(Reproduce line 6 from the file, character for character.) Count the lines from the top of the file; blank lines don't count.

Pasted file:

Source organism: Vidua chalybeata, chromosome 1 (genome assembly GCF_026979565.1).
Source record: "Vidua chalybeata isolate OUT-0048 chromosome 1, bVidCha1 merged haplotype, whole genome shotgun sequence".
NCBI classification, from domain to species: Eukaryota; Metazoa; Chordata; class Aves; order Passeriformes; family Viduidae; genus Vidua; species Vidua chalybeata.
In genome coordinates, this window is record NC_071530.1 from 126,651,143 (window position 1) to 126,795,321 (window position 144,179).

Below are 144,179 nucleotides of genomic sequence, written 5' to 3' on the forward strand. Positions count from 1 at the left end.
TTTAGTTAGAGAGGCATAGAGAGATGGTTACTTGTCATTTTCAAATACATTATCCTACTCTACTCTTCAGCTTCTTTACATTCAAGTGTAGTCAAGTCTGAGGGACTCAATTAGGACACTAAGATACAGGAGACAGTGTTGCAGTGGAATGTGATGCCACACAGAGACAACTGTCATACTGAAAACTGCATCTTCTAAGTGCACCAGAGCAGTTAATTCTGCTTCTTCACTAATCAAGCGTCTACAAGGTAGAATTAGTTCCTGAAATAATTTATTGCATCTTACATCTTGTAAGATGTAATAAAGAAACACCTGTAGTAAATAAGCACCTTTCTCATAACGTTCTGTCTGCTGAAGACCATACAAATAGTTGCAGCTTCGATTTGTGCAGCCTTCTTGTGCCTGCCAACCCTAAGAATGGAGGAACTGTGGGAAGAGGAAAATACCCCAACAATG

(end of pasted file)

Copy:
TTTAGTTAGAGAGGCATAGAGAGATGGTTACTTGTCATTTTCAAATACATTATCCTACTCTACTCTTCAGCTTCTTTACATTCAAGTGTAGTCAAGTCTGAGGGACTCAATTAGGACACTAAGATACAGGAGACAGTGTTGCAGTGGAATGTGATGCCACACAGAGACAACTGTCATACTGAAAACTGCATCTTCTAAGTGCACCAGAGCAGTTAATTCTGCTTCTTCACTAATCAAGCGTCTACAAGGTAGAATTAGTTCCTGAAATAATTTATTGCATCTTACATCTTGTAAGATGTAATAAAGAAACACCTGTAGTAAATAAGCACCTTTCTCATAACGTTCTGTCTGCTGAAGACCATACAAATAGTTGCAGCTTCGATTTGTGCAGCCTTCTTGTGCCTGCCAACCCTAAGAATGGAGGAACTGTGGGAAGAGGAAAATACCCCAACAATG